Josh Willis

From Wikipedia, the free encyclopedia
Jump to: navigation, search
Josh Willis
Josh Willis.jpg
Fields Oceanography
Institutions Jet Propulsion Laboratory
Alma mater Scripps Institution of Oceanography
Thesis Combining satellite and in situ data to make improved estimates of upper-ocean thermal variability on eddy to global scales (2004)
Doctoral advisor Dean Roemmich
Known for Argo (oceanography)
Notable awards Charles K. Witham Environmental Stewardship Award, JPL, [1] 2011 Ocean Sciences Early Career Award from the American Geophysical Union[2]

Joshua "Josh" K. Willis is an oceanographer at NASA's Jet Propulsion Laboratory. His area of expertise is current sea level rise, as well as measuring ocean temperatures.[3] When sea level fell from 2010 to 2011, Willis stated that this was due to an unusually large La Niña transferring more rainfall over land rather than over the ocean as usually happens.[4] In addition, Willis is the project scientist for Jason-3.[5]

Oceans cooling[edit]

In 2006, Willis et al. published a time series measuring ocean heat content, which concluded that the ocean had cooled from 2003 to 2005.[6] A similar conclusion was reached by scientists at NASA's Langley Research Center (LRC).[7] While Willis cautioned against drawing conclusions based on such a short time period, the study was widely covered in the media, with climate change skeptics citing it as evidence that global warming was no longer occurring.[7] Willis also noted that some model simulations show periods of four to five years during which the upper ocean does not warm.[8] Willis suspected something was awry when the researchers at LRC concluded that Earth's energy imbalance had remained the same over that period of time, which led to a researcher at LRC named Takmeng Wong becoming "surprised, even a little alarmed" at Willis's results.[7] The original 2006 paper has since been corrected, with Willis et al. stating, "Most of the rapid decrease in globally integrated upper (0–750 m) ocean heat content anomalies (OHCA) between 2003 and 2005 reported by Lyman et al. [2006] appears to be an artifact resulting from the combination of two different instrument biases recently discovered in the in situ profile data."[9]

Challenger expedition[edit]

On May 21, 2013, Willis co-authored a paper regarding measurements of ocean temperatures taken during the Challenger expedition in the 1870s, which were compared with measurements from Argo. This paper concluded that the global ocean had indeed warmed since the 1870s,[10] and received wide media attention.[11][12]

Selected publications[edit]

  • Willis, J. K. (2004). "Interannual variability in upper ocean heat content, temperature, and thermosteric expansion on global scales". Journal of Geophysical Research 109. doi:10.1029/2003JC002260.  edit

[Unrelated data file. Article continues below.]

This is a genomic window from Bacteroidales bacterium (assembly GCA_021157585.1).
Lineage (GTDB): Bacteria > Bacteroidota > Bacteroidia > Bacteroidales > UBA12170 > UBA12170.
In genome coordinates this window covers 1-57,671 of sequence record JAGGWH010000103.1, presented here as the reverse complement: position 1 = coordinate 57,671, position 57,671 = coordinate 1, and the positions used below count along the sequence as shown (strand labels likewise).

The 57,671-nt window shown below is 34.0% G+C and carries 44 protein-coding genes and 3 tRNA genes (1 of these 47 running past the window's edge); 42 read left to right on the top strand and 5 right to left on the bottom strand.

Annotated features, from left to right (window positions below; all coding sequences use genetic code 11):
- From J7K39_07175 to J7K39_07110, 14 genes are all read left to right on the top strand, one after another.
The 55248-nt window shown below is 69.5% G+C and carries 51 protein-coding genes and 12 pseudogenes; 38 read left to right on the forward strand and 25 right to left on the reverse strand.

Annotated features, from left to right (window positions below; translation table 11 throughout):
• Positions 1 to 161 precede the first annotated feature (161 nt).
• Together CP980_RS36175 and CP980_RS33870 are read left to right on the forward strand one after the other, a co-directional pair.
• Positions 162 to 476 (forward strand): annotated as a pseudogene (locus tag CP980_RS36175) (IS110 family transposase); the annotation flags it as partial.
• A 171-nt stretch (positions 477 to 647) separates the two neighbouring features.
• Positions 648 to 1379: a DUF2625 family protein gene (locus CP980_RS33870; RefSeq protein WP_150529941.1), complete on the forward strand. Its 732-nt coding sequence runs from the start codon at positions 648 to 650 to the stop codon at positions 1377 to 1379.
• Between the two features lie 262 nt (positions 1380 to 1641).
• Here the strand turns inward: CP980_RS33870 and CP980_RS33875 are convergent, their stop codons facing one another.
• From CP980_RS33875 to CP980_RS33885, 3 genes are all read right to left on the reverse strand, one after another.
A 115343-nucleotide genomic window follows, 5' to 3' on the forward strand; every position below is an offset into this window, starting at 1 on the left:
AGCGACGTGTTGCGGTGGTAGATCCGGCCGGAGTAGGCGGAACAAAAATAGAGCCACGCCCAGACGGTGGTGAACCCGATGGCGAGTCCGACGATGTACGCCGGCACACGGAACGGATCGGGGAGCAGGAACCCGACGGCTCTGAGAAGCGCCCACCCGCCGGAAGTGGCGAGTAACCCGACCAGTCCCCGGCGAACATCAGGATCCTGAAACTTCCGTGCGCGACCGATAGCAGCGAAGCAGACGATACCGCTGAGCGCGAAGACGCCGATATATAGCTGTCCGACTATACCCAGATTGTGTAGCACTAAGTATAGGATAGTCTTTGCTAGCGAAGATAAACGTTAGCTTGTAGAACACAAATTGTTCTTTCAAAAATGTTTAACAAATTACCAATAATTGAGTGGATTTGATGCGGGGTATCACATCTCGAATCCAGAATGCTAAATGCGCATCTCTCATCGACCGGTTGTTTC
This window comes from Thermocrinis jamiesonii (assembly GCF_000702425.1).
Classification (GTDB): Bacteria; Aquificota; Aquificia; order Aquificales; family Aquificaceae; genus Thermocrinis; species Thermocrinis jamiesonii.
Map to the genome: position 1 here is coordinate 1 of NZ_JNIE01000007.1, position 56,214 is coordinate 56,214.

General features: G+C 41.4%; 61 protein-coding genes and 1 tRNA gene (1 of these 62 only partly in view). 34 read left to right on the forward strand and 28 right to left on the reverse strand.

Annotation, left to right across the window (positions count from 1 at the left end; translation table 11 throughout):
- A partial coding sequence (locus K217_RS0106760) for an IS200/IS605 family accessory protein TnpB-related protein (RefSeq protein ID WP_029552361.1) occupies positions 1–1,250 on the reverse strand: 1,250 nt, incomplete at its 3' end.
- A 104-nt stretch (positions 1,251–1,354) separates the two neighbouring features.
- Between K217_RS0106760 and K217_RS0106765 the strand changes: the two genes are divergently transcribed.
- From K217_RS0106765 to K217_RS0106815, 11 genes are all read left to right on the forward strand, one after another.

• Lyman, J. M.; Good, S. A.; Gouretski, V. V.; Ishii, M.; Johnson, G. C.; Palmer, M. D.; Smith, D. M.; Willis, J. K. (2010). "Robust warming of the global upper ocean". Nature 465 (7296): 334–337. doi:10.1038/nature09043. PMID 20485432.  edit
  • Syed, T. H.; Famiglietti, J. S.; Chambers, D. P.; Willis, J. K.; Hilburn, K. (2010). "Satellite-based global-ocean mass balance estimates of interannual variability and emerging trends in continental freshwater discharge". Proceedings of the National Academy of Sciences 107 (42): 17916. doi:10.1073/pnas.1003292107.  edit

References[edit]

  1. ^ "Josh K. Willis CV". JPL. Retrieved 7 September 2013. 
  2. ^ "Willis Receives 2011 Ocean Sciences Early Career Award". American Geophysical Union. 2011. Retrieved 7 September 2013. 
  3. ^ "Josh Willis". Jet Propulsion Laboratory website. Retrieved 7 September 2013. 
  4. ^ Buis, Alan (23 August 2011). "NASA Satellites Detect Pothole on Road to Higher Seas". Jet Propulsion Laboratory. Retrieved 7 September 2013. 
  5. ^ "Reddit Interview: Josh Willis". JPL. 17 October 2012. Retrieved 7 September 2013. 
  6. ^ Lyman, J. M.; Willis, J. K.; Johnson, G. C. (2006). "Recent cooling of the upper ocean". Geophysical Research Letters 33 (18). doi:10.1029/2006GL027033.  edit
  7. ^ a b c Lindsey, Rebecca (5 November 2008). "Correcting Ocean Cooling". NASA Earth Observatory. Retrieved 7 September 2013. 
  8. ^ Revkin, Andrew C. (1 April 2008). "Ocean Cooling and Global Warming". New York Times. Retrieved 7 September 2013. 
  9. ^ Willis, J. K.; Lyman, J. M.; Johnson, G. C.; Gilson, J. (2007). "Correction to "Recent cooling of the upper ocean"". Geophysical Research Letters 34 (16): n/a. doi:10.1029/2007GL030323.  edit
  10. ^ Hobbs, W. R.; Willis, J. K. (2013). "Detection of an observed 135 year ocean temperature change from limited data". Geophysical Research Letters 40 (10): 2252. doi:10.1002/grl.50370.  edit
  11. ^ Nesbit, Jeff (31 May 2013). "Is More Global Warming Hiding in the Oceans?". Livescience.com. Retrieved 10 September 2013. 
  12. ^ "Century-old science helps confirm global warming". Institute for Marine and Antarctic Studies. Retrieved 10 September 2013. 

External links[edit]